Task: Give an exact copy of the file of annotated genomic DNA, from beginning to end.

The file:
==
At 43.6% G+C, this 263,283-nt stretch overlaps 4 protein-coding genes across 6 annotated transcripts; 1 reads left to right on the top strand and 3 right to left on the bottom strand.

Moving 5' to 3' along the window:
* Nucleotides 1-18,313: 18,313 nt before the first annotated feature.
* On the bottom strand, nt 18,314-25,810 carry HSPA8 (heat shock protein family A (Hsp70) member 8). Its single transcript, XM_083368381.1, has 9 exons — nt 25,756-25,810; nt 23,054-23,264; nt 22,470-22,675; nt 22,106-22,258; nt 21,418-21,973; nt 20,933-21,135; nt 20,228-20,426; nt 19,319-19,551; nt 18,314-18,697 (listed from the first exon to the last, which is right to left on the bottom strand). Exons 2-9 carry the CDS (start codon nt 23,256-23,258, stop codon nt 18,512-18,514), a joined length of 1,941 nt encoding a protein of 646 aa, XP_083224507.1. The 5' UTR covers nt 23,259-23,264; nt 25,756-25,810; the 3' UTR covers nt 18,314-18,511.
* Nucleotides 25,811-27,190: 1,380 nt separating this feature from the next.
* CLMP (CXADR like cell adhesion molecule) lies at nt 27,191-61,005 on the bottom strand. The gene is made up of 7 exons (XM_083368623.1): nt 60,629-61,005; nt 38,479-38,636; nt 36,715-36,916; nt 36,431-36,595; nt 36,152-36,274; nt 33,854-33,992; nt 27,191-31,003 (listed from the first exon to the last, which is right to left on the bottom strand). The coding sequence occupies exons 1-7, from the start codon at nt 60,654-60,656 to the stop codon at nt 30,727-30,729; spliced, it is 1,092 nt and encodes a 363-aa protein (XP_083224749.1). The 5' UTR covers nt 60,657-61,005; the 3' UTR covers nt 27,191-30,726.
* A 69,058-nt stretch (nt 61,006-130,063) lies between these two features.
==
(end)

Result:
At 43.6% G+C, this 263,283-nt stretch overlaps 4 protein-coding genes across 6 annotated transcripts; 1 reads left to right on the top strand and 3 right to left on the bottom strand.

Moving 5' to 3' along the window:
* Nucleotides 1-18,313: 18,313 nt before the first annotated feature.
* On the bottom strand, nt 18,314-25,810 carry HSPA8 (heat shock protein family A (Hsp70) member 8). Its single transcript, XM_083368381.1, has 9 exons — nt 25,756-25,810; nt 23,054-23,264; nt 22,470-22,675; nt 22,106-22,258; nt 21,418-21,973; nt 20,933-21,135; nt 20,228-20,426; nt 19,319-19,551; nt 18,314-18,697 (listed from the first exon to the last, which is right to left on the bottom strand). Exons 2-9 carry the CDS (start codon nt 23,256-23,258, stop codon nt 18,512-18,514), a joined length of 1,941 nt encoding a protein of 646 aa, XP_083224507.1. The 5' UTR covers nt 23,259-23,264; nt 25,756-25,810; the 3' UTR covers nt 18,314-18,511.
* Nucleotides 25,811-27,190: 1,380 nt separating this feature from the next.
* CLMP (CXADR like cell adhesion molecule) lies at nt 27,191-61,005 on the bottom strand. The gene is made up of 7 exons (XM_083368623.1): nt 60,629-61,005; nt 38,479-38,636; nt 36,715-36,916; nt 36,431-36,595; nt 36,152-36,274; nt 33,854-33,992; nt 27,191-31,003 (listed from the first exon to the last, which is right to left on the bottom strand). The coding sequence occupies exons 1-7, from the start codon at nt 60,654-60,656 to the stop codon at nt 30,727-30,729; spliced, it is 1,092 nt and encodes a 363-aa protein (XP_083224749.1). The 5' UTR covers nt 60,657-61,005; the 3' UTR covers nt 27,191-30,726.
* A 69,058-nt stretch (nt 61,006-130,063) lies between these two features.